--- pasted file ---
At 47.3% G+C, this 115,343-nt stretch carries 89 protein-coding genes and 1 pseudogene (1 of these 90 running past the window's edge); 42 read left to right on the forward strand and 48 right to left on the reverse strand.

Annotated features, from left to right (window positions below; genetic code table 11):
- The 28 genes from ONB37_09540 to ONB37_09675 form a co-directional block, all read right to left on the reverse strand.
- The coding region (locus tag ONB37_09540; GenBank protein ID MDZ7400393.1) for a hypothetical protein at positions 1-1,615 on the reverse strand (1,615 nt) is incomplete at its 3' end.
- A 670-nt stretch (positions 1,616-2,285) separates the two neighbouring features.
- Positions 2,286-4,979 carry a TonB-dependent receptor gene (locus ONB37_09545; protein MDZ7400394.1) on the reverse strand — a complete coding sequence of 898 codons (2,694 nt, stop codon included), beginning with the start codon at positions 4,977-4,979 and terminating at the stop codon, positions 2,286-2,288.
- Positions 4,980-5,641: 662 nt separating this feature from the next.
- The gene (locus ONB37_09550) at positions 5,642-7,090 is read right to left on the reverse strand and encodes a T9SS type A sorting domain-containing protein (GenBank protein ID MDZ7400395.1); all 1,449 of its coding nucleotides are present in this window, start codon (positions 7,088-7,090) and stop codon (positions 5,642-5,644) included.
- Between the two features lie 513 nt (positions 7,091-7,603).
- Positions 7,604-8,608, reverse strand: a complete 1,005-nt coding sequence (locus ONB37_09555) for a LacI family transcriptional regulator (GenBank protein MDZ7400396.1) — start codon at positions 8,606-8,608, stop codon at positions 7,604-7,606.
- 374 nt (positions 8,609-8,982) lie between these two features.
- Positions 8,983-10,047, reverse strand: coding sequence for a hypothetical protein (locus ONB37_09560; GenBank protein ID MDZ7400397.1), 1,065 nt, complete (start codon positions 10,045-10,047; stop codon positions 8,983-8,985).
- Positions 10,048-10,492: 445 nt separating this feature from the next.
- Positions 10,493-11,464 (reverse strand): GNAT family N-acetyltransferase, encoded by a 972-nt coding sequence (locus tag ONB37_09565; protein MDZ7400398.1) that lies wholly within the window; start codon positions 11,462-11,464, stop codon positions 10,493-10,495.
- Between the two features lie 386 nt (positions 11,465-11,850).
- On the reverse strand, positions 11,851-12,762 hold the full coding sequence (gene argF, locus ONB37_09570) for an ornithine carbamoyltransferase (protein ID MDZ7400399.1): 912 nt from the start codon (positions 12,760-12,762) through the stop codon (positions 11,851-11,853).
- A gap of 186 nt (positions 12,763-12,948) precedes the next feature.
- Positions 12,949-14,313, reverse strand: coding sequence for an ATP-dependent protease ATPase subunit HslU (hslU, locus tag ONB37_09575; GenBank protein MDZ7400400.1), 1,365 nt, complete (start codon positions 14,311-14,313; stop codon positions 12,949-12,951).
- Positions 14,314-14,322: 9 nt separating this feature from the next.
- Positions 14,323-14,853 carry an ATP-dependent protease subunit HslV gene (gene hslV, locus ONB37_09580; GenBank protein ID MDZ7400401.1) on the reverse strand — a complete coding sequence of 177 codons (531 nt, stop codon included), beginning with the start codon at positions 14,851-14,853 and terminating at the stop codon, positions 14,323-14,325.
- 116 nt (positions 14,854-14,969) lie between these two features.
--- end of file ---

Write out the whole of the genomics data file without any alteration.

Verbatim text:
At 47.3% G+C, this 115,343-nt stretch carries 89 protein-coding genes and 1 pseudogene (1 of these 90 running past the window's edge); 42 read left to right on the forward strand and 48 right to left on the reverse strand.

Annotated features, from left to right (window positions below; genetic code table 11):
- The 28 genes from ONB37_09540 to ONB37_09675 form a co-directional block, all read right to left on the reverse strand.
- The coding region (locus tag ONB37_09540; GenBank protein ID MDZ7400393.1) for a hypothetical protein at positions 1-1,615 on the reverse strand (1,615 nt) is incomplete at its 3' end.
- A 670-nt stretch (positions 1,616-2,285) separates the two neighbouring features.
- Positions 2,286-4,979 carry a TonB-dependent receptor gene (locus ONB37_09545; protein MDZ7400394.1) on the reverse strand — a complete coding sequence of 898 codons (2,694 nt, stop codon included), beginning with the start codon at positions 4,977-4,979 and terminating at the stop codon, positions 2,286-2,288.
- Positions 4,980-5,641: 662 nt separating this feature from the next.
- The gene (locus ONB37_09550) at positions 5,642-7,090 is read right to left on the reverse strand and encodes a T9SS type A sorting domain-containing protein (GenBank protein ID MDZ7400395.1); all 1,449 of its coding nucleotides are present in this window, start codon (positions 7,088-7,090) and stop codon (positions 5,642-5,644) included.
- Between the two features lie 513 nt (positions 7,091-7,603).
- Positions 7,604-8,608, reverse strand: a complete 1,005-nt coding sequence (locus ONB37_09555) for a LacI family transcriptional regulator (GenBank protein MDZ7400396.1) — start codon at positions 8,606-8,608, stop codon at positions 7,604-7,606.
- 374 nt (positions 8,609-8,982) lie between these two features.
- Positions 8,983-10,047, reverse strand: coding sequence for a hypothetical protein (locus ONB37_09560; GenBank protein ID MDZ7400397.1), 1,065 nt, complete (start codon positions 10,045-10,047; stop codon positions 8,983-8,985).
- Positions 10,048-10,492: 445 nt separating this feature from the next.
- Positions 10,493-11,464 (reverse strand): GNAT family N-acetyltransferase, encoded by a 972-nt coding sequence (locus tag ONB37_09565; protein MDZ7400398.1) that lies wholly within the window; start codon positions 11,462-11,464, stop codon positions 10,493-10,495.
- Between the two features lie 386 nt (positions 11,465-11,850).
- On the reverse strand, positions 11,851-12,762 hold the full coding sequence (gene argF, locus ONB37_09570) for an ornithine carbamoyltransferase (protein ID MDZ7400399.1): 912 nt from the start codon (positions 12,760-12,762) through the stop codon (positions 11,851-11,853).
- A gap of 186 nt (positions 12,763-12,948) precedes the next feature.
- Positions 12,949-14,313, reverse strand: coding sequence for an ATP-dependent protease ATPase subunit HslU (hslU, locus tag ONB37_09575; GenBank protein MDZ7400400.1), 1,365 nt, complete (start codon positions 14,311-14,313; stop codon positions 12,949-12,951).
- Positions 14,314-14,322: 9 nt separating this feature from the next.
- Positions 14,323-14,853 carry an ATP-dependent protease subunit HslV gene (gene hslV, locus ONB37_09580; GenBank protein ID MDZ7400401.1) on the reverse strand — a complete coding sequence of 177 codons (531 nt, stop codon included), beginning with the start codon at positions 14,851-14,853 and terminating at the stop codon, positions 14,323-14,325.
- 116 nt (positions 14,854-14,969) lie between these two features.